The present study analyzes computer performance over the last century and a half. Three results stand out. First, there has been a phenomenal increase in computer power over the twentieth century. Performance in constant dollars or in terms of labor units has improved since 1900 by a factor in the order of 1 trillion to 5 trillion, which represent compound growth rates of over 30 percent per year for a century. Second, there were relatively small improvements in eﬀiciency (perhaps a factor of ten) in the century before World War II. Around World War II, however, there was a substantial acceleration in productivity, and the growth in computer power from 1940 to 2001 has averaged 55 percent per year. Third, this study develops estimates of the growth in computer power relying on performance rather than on input-based measures typically used by oﬀicial statistical agencies. The price declines using performance-based measures are markedly higher than those reported in the oﬀicial statistics.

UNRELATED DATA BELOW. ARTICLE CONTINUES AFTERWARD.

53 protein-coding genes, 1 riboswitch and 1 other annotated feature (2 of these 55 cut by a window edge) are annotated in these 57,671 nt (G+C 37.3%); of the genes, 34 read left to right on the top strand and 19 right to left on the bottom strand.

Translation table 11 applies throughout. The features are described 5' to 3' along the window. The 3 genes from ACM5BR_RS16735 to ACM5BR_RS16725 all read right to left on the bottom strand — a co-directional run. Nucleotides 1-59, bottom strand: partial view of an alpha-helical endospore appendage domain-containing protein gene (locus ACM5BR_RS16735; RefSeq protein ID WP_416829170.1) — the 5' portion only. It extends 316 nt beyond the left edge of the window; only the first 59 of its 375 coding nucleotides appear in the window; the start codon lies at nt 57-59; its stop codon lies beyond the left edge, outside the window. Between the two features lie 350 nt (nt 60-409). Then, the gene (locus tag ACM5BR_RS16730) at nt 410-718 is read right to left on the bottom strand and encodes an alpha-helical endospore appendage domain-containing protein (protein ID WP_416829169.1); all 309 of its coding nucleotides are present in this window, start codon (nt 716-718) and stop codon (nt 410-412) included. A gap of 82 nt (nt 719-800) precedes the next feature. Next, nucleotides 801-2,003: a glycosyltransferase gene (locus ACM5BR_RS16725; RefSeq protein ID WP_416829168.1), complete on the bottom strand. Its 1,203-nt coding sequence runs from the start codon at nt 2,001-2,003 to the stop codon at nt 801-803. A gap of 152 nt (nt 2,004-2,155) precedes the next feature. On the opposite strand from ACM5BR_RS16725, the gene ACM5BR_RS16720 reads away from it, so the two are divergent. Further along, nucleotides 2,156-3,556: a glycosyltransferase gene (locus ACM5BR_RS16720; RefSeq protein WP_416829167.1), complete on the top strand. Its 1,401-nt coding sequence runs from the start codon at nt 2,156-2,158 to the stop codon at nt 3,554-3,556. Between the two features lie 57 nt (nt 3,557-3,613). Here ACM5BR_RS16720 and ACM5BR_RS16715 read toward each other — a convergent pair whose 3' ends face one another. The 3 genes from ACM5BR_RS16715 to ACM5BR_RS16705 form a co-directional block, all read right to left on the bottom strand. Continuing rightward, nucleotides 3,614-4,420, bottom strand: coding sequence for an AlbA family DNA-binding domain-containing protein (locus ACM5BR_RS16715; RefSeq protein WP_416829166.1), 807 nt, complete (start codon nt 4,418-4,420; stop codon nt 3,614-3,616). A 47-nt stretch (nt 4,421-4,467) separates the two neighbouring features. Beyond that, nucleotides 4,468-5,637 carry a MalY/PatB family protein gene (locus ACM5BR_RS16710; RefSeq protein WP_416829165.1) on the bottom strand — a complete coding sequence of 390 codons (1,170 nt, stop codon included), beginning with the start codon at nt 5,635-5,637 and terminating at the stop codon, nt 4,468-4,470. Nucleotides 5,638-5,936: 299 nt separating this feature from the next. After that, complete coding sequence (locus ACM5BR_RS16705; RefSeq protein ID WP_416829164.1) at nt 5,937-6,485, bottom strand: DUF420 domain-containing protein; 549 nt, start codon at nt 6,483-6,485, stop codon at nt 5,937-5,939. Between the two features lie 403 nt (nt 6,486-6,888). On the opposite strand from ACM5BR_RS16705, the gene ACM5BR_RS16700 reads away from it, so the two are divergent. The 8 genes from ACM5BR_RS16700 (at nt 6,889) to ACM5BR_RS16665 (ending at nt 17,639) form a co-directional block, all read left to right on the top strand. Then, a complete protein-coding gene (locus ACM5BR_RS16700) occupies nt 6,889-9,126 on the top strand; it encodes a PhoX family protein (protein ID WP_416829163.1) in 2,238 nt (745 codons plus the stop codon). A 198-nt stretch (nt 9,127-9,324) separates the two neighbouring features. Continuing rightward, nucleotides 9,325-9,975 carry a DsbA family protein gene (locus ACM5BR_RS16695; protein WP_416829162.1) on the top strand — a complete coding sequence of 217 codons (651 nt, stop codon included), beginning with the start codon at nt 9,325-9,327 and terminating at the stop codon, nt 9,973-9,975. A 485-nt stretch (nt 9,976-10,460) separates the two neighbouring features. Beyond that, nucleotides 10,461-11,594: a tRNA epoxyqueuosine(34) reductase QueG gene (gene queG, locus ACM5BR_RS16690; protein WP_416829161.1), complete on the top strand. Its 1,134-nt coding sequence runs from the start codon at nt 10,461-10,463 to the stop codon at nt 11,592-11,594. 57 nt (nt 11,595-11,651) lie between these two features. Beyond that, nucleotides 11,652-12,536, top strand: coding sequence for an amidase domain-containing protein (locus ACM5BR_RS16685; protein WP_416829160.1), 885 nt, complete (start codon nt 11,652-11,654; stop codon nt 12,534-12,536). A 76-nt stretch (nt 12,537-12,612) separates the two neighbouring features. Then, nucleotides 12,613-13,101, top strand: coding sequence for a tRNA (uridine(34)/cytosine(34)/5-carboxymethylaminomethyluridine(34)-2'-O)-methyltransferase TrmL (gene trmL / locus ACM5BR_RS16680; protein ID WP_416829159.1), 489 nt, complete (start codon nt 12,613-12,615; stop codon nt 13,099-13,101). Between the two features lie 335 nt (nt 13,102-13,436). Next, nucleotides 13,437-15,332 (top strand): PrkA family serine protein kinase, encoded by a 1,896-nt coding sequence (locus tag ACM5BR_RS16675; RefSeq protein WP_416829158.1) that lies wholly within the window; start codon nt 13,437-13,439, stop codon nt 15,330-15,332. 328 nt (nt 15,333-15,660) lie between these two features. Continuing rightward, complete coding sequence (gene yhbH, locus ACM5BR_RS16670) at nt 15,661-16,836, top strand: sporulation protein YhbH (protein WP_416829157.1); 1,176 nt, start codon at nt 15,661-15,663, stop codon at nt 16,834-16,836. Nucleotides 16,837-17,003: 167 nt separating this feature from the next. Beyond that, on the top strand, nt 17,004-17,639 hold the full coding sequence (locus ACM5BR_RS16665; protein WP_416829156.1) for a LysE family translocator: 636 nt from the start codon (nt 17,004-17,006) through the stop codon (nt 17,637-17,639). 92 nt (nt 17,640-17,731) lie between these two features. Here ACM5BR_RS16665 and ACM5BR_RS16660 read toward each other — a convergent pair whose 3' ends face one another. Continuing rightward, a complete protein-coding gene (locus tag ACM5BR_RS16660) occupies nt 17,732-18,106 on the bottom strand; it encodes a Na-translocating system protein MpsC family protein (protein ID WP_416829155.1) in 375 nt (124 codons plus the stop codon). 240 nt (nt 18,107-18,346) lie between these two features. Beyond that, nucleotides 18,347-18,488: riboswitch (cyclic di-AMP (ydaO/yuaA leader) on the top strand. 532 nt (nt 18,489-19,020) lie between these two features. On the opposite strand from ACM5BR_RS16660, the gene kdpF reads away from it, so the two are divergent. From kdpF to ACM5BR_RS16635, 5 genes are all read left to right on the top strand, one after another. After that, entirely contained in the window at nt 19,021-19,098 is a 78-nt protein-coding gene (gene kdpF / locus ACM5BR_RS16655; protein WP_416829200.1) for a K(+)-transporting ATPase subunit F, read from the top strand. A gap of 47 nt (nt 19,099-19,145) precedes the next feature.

Nordhaus, William D., "The Progress of Computing" (2001). Cowles Foundation Discussion Papers. 1586.